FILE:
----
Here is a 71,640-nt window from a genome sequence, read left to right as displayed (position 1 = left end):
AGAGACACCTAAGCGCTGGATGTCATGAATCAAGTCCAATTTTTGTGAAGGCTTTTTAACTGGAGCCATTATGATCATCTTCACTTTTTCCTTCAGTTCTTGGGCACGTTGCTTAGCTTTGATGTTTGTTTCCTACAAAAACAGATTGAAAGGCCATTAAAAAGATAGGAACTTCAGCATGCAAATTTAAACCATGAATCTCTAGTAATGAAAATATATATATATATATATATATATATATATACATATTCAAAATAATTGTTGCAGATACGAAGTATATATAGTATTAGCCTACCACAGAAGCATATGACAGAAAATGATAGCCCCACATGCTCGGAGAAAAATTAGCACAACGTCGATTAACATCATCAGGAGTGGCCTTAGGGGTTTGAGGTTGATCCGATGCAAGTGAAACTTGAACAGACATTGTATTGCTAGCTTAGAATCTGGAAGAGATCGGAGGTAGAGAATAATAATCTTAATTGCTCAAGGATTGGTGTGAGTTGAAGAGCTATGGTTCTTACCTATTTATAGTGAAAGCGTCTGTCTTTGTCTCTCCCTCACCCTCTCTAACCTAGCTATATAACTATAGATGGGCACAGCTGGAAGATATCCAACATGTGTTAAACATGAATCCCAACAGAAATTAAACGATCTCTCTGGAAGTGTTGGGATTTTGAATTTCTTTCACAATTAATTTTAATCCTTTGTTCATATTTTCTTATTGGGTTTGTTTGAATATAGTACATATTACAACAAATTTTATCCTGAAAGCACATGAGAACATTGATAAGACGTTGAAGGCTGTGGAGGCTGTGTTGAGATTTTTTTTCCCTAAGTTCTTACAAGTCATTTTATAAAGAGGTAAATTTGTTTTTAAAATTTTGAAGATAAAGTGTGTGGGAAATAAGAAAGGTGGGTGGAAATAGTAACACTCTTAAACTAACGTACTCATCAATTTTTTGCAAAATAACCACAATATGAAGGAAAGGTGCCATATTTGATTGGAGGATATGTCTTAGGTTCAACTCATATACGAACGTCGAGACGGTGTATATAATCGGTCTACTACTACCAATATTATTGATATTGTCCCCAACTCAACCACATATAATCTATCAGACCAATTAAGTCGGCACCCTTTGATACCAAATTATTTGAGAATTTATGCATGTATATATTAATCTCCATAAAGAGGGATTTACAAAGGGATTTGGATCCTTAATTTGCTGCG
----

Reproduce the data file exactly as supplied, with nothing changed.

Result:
Here is a 71,640-nt window from a genome sequence, read left to right as displayed (position 1 = left end):
AGAGACACCTAAGCGCTGGATGTCATGAATCAAGTCCAATTTTTGTGAAGGCTTTTTAACTGGAGCCATTATGATCATCTTCACTTTTTCCTTCAGTTCTTGGGCACGTTGCTTAGCTTTGATGTTTGTTTCCTACAAAAACAGATTGAAAGGCCATTAAAAAGATAGGAACTTCAGCATGCAAATTTAAACCATGAATCTCTAGTAATGAAAATATATATATATATATATATATATATATATACATATTCAAAATAATTGTTGCAGATACGAAGTATATATAGTATTAGCCTACCACAGAAGCATATGACAGAAAATGATAGCCCCACATGCTCGGAGAAAAATTAGCACAACGTCGATTAACATCATCAGGAGTGGCCTTAGGGGTTTGAGGTTGATCCGATGCAAGTGAAACTTGAACAGACATTGTATTGCTAGCTTAGAATCTGGAAGAGATCGGAGGTAGAGAATAATAATCTTAATTGCTCAAGGATTGGTGTGAGTTGAAGAGCTATGGTTCTTACCTATTTATAGTGAAAGCGTCTGTCTTTGTCTCTCCCTCACCCTCTCTAACCTAGCTATATAACTATAGATGGGCACAGCTGGAAGATATCCAACATGTGTTAAACATGAATCCCAACAGAAATTAAACGATCTCTCTGGAAGTGTTGGGATTTTGAATTTCTTTCACAATTAATTTTAATCCTTTGTTCATATTTTCTTATTGGGTTTGTTTGAATATAGTACATATTACAACAAATTTTATCCTGAAAGCACATGAGAACATTGATAAGACGTTGAAGGCTGTGGAGGCTGTGTTGAGATTTTTTTTCCCTAAGTTCTTACAAGTCATTTTATAAAGAGGTAAATTTGTTTTTAAAATTTTGAAGATAAAGTGTGTGGGAAATAAGAAAGGTGGGTGGAAATAGTAACACTCTTAAACTAACGTACTCATCAATTTTTTGCAAAATAACCACAATATGAAGGAAAGGTGCCATATTTGATTGGAGGATATGTCTTAGGTTCAACTCATATACGAACGTCGAGACGGTGTATATAATCGGTCTACTACTACCAATATTATTGATATTGTCCCCAACTCAACCACATATAATCTATCAGACCAATTAAGTCGGCACCCTTTGATACCAAATTATTTGAGAATTTATGCATGTATATATTAATCTCCATAAAGAGGGATTTACAAAGGGATTTGGATCCTTAATTTGCTGCG